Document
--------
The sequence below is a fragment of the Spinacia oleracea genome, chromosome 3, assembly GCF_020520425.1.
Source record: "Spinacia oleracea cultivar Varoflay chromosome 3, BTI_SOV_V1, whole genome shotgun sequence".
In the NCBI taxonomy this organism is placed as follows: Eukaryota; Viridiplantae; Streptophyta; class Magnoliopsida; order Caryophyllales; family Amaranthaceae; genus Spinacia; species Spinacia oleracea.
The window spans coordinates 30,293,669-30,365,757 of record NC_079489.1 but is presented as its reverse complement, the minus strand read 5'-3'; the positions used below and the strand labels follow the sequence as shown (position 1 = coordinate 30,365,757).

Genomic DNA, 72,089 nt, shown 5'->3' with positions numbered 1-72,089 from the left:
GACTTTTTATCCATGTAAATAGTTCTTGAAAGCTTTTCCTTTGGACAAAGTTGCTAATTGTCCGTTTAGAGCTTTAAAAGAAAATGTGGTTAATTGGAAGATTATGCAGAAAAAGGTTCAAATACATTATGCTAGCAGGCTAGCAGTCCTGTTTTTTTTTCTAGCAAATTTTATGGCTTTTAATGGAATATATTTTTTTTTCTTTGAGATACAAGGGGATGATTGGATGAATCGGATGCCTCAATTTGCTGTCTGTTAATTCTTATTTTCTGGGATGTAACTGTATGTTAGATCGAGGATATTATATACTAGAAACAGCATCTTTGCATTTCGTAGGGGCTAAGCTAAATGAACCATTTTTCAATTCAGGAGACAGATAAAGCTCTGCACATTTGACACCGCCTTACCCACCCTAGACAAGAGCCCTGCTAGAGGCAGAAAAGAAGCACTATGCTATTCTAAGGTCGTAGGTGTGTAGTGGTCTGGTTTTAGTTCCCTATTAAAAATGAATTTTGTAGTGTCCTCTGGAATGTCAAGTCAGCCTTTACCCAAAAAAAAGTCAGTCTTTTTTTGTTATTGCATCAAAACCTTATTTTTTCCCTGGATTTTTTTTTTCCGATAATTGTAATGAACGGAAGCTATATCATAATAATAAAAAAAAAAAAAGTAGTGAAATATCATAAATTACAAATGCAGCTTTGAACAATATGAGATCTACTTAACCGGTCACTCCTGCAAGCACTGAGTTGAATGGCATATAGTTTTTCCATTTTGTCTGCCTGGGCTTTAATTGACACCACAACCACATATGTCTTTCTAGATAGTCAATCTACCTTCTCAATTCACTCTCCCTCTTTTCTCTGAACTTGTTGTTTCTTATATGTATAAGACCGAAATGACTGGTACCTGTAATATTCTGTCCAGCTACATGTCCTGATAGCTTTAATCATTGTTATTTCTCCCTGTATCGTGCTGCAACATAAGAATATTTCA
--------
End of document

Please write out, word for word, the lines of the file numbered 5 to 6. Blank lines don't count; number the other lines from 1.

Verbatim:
Genomic DNA, 72,089 nt, shown 5'->3' with positions numbered 1-72,089 from the left:
GACTTTTTATCCATGTAAATAGTTCTTGAAAGCTTTTCCTTTGGACAAAGTTGCTAATTGTCCGTTTAGAGCTTTAAAAGAAAATGTGGTTAATTGGAAGATTATGCAGAAAAAGGTTCAAATACATTATGCTAGCAGGCTAGCAGTCCTGTTTTTTTTTCTAGCAAATTTTATGGCTTTTAATGGAATATATTTTTTTTTCTTTGAGATACAAGGGGATGATTGGATGAATCGGATGCCTCAATTTGCTGTCTGTTAATTCTTATTTTCTGGGATGTAACTGTATGTTAGATCGAGGATATTATATACTAGAAACAGCATCTTTGCATTTCGTAGGGGCTAAGCTAAATGAACCATTTTTCAATTCAGGAGACAGATAAAGCTCTGCACATTTGACACCGCCTTACCCACCCTAGACAAGAGCCCTGCTAGAGGCAGAAAAGAAGCACTATGCTATTCTAAGGTCGTAGGTGTGTAGTGGTCTGGTTTTAGTTCCCTATTAAAAATGAATTTTGTAGTGTCCTCTGGAATGTCAAGTCAGCCTTTACCCAAAAAAAAGTCAGTCTTTTTTTGTTATTGCATCAAAACCTTATTTTTTCCCTGGATTTTTTTTTTCCGATAATTGTAATGAACGGAAGCTATATCATAATAATAAAAAAAAAAAAAGTAGTGAAATATCATAAATTACAAATGCAGCTTTGAACAATATGAGATCTACTTAACCGGTCACTCCTGCAAGCACTGAGTTGAATGGCATATAGTTTTTCCATTTTGTCTGCCTGGGCTTTAATTGACACCACAACCACATATGTCTTTCTAGATAGTCAATCTACCTTCTCAATTCACTCTCCCTCTTTTCTCTGAACTTGTTGTTTCTTATATGTATAAGACCGAAATGACTGGTACCTGTAATATTCTGTCCAGCTACATGTCCTGATAGCTTTAATCATTGTTATTTCTCCCTGTATCGTGCTGCAACATAAGAATATTTCA